These are the stories of the Syrian war, as told by women

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If you ask Zaina Erhaim what’s missing from the reporting in Syria, she will tell you about the stories that women tell. Two years ago, the Syrian journalist established the Women’s Blog to give a voice to Syrian women, and has been training citizen journalists.


“The women are empowered to tell the story and start writing the Syrian history that is now forgotten after the news of the bombing and killing,” she says.

This week, Erhaim spoke via Skype from Syria to The 19 Million Project hackathon and journalism conference in Rome. The event, sponsored by Fusion and Univision, brings together nearly 150 journalists, designers, coders, and humanitarians from 27 countries to explore news ways to cover the story of the migrants and refugees pouring into Europe, and to keep world attention on the crisis.

The Women’s Blog is part of the Institute for War and Peace Reporting’s forum for independent Syrian journalists. Its contributors weave stories of sadness, hope, strength and fear. The posts are the first-person anecdotes from mothers, daughters, friends, wives and loved ones.

Narmin Abdulhamid did what everyone does on their birthday—she checked Facebook.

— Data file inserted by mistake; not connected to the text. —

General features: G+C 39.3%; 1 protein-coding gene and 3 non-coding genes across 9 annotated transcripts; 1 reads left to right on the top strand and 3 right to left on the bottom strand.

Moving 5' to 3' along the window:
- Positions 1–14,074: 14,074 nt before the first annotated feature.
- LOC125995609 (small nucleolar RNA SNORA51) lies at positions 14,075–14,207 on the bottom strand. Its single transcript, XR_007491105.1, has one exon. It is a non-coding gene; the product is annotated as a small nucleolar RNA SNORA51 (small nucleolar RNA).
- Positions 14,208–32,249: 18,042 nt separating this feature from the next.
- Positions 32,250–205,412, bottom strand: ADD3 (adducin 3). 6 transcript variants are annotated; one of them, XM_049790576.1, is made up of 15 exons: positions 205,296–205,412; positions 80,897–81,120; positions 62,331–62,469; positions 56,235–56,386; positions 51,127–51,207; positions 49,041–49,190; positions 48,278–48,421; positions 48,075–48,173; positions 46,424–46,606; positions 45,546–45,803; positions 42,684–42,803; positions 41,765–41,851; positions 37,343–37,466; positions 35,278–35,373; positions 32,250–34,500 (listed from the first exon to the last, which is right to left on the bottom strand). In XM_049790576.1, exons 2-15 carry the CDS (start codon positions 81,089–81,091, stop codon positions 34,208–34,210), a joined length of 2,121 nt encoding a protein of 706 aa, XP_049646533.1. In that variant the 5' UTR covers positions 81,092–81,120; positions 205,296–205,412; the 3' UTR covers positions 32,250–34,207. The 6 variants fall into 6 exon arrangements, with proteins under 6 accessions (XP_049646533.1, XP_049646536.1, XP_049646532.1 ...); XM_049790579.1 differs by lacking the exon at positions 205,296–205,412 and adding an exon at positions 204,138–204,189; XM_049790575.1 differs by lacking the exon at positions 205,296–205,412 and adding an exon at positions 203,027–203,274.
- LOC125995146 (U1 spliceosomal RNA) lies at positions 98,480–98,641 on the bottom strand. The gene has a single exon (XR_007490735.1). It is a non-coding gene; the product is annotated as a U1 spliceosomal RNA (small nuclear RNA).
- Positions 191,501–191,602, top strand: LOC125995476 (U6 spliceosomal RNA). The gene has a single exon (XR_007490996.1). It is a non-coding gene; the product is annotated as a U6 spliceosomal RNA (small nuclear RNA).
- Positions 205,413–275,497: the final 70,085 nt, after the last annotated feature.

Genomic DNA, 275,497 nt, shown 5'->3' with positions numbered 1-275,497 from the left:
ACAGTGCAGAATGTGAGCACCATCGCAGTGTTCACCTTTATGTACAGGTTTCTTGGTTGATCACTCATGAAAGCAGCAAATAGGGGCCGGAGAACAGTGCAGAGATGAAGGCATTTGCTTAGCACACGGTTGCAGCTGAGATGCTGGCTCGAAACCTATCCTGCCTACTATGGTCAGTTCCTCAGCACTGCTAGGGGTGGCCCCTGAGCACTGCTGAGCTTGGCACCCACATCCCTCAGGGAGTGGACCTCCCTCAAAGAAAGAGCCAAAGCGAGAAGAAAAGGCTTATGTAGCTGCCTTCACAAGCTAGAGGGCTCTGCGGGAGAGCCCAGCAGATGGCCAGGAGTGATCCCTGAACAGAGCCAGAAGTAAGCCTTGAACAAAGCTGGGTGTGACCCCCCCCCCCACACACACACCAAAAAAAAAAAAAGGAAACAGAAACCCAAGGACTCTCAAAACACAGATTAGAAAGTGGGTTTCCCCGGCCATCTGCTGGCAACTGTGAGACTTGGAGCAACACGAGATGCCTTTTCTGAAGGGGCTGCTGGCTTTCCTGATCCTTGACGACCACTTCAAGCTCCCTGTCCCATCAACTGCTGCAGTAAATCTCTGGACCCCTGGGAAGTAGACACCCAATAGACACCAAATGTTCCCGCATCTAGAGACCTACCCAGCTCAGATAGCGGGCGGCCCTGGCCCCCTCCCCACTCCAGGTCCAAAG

July 15 is my birthday, so the first thing I did when I woke up that day in 2012 was log on to my Facebook account. My timeline was full of birthday wishes from friends and family, as well as news updates on the Syrian revolution.

While I was browsing through these posts, I received a direct message from a friend, but it wasn’t a birthday greeting. He told me a battalion of government troops was heading towards my city, Idlib and was now only five kilometres away.

Then she fled.

Razan, a woman living in Idlib, Syria, tells the story of caring for her brother’s children after his death:

Maen was a member of the opposition forces, and he assembled his own battalion. He looked after his men as if they were his children, especially when they were wounded.

My mother would cook for his men during Ramadan. I remember her once asking him, “Why don’t you deliver the food to your men, then come back and break your fast with us today?’

“No, mother,’ he replied, “I want to eat with my men. They are my children. My four youngsters are now your children.”

Maen then said to me, “My children’s education is your responsibility. I’m counting on you.”

God willing, I will not fail him.

Erhaim's own family has been affected by the war. Some relatives have migrated; others have been killed.


“Surviving is the main threat,” Erhaim says about her home country, where life has been completely turned upside down. "Whatever risks they are taking to get to Europe are nothing compared to the daily horror they are facing."

"It's actual hell. You're living in constant threats and you've lost everything."


Rachel is the senior manager for interactives for Fusion. She is a University of Missouri graduate and originally from St. Louis.